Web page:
The use of solars rather than standard time units helps reinforce the futuristic settings in these fictional works. It also provides a sense of realism and internal consistency when referring to the vast distances between celestial bodies.

Advantages Over Standard Units

Solars can be advantageous over standard time units like hours, minutes, and seconds in certain fictional or scientific applications. According to Wikipedia, using solars allows for timekeeping that is precisely calibrated to the position of the sun. This can be useful for astronomers tracking the movement of celestial bodies or authors building fictional worlds where timekeeping is tied to the local star.

Additionally, solars can provide some benefits over traditional time units in settings where standard time zones are not practical. For example, according to a post on Quora, solar clocks may be preferable for spacecraft or interplanetary colonies where adjusting to time zones would be complicated. The regular heartbeat of the solar day provides a stable and intuitive way to mark time.

Overall, solars allow for celestial timekeeping and can be practical in settings where traditional time zones break down. Their alignment with the steady cycle of day and night on a given planet provides advantages over standard time units in some fictional or scientific applications.

Disadvantages Over Standard Units

While solars offer some advantages, they also have some key disadvantages that may make them less ideal for everyday use compared to standard time units like hours, minutes, and seconds:

Dependence on sunlight – Solar clocks rely on exposure to sunlight to measure time accurately. This makes them unreliable in cloudy weather or at night. Solar time can vary from clock time by up to 15 minutes depending on the time of year (Source).

Inconsistency – The length of a solar day varies throughout the year from 24 hours in September to 24 hours and 30 seconds in December. This inconsistency can make scheduling and timekeeping more complex (Source).

Unfamiliarity – Solars are not as universally recognized or adopted as hours, minutes, and seconds. This can lead to confusion when communicating or converting between solar time and standard time.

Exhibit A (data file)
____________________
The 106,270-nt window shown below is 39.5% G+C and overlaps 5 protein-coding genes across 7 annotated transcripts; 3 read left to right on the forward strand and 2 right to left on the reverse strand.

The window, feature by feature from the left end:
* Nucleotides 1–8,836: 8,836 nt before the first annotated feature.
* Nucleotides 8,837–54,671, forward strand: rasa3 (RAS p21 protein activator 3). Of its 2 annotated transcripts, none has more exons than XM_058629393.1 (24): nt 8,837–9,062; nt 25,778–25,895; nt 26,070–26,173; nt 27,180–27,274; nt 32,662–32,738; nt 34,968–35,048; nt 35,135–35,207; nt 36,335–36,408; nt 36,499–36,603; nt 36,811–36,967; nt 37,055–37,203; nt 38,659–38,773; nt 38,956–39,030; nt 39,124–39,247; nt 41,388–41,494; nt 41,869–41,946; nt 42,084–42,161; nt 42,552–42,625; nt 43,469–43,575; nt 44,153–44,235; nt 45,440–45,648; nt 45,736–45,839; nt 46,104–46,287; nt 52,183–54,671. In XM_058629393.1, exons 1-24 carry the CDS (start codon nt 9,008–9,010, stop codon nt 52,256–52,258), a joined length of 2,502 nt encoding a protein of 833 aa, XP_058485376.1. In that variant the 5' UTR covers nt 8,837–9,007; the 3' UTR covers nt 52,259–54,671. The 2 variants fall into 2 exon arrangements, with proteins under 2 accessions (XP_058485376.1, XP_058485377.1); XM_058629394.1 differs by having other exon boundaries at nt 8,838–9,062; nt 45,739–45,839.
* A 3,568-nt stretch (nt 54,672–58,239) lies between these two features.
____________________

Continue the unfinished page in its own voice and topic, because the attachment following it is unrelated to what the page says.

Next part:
Calculation challenges – Performing time calculations in solars may be more difficult than standard units. There are 86400 seconds in a day versus just 24 hours.

Lack of precision – Solars measure time in relatively large increments compared to seconds or minutes. Important details could be lost when tracking events over a solar day.

Current Usage

In the modern world, solar time is not commonly used in daily life. With the adoption of standardized time zones and daylight saving time in many parts of the world, solar time has become less relevant for regulating clocks and schedules. However, there are still some specialized uses of solar time today:

Astronomy and celestial navigation – Solar time is still used to determine the positions and rising/setting times of celestial bodies like the Sun, Moon, and stars. This allows astronomers and navigators to calculate and predict events like eclipses, solstices, moon phases, etc.[1]

Sunrise/sunset tables – Publications and websites providing the sunrise and sunset times for locations often base them on solar time rather than clock time. This provides the most accurate information on daylight hours.[2]

Solar energy – The output of solar photovoltaic systems closely follows solar time rather than clock time. Understanding this allows optimal orientation and prediction of energy production.[2]

Religious customs – Some religious customs like Muslim prayer times and Jewish Sabbath candles are determined locally by solar time rather than a standardized clock.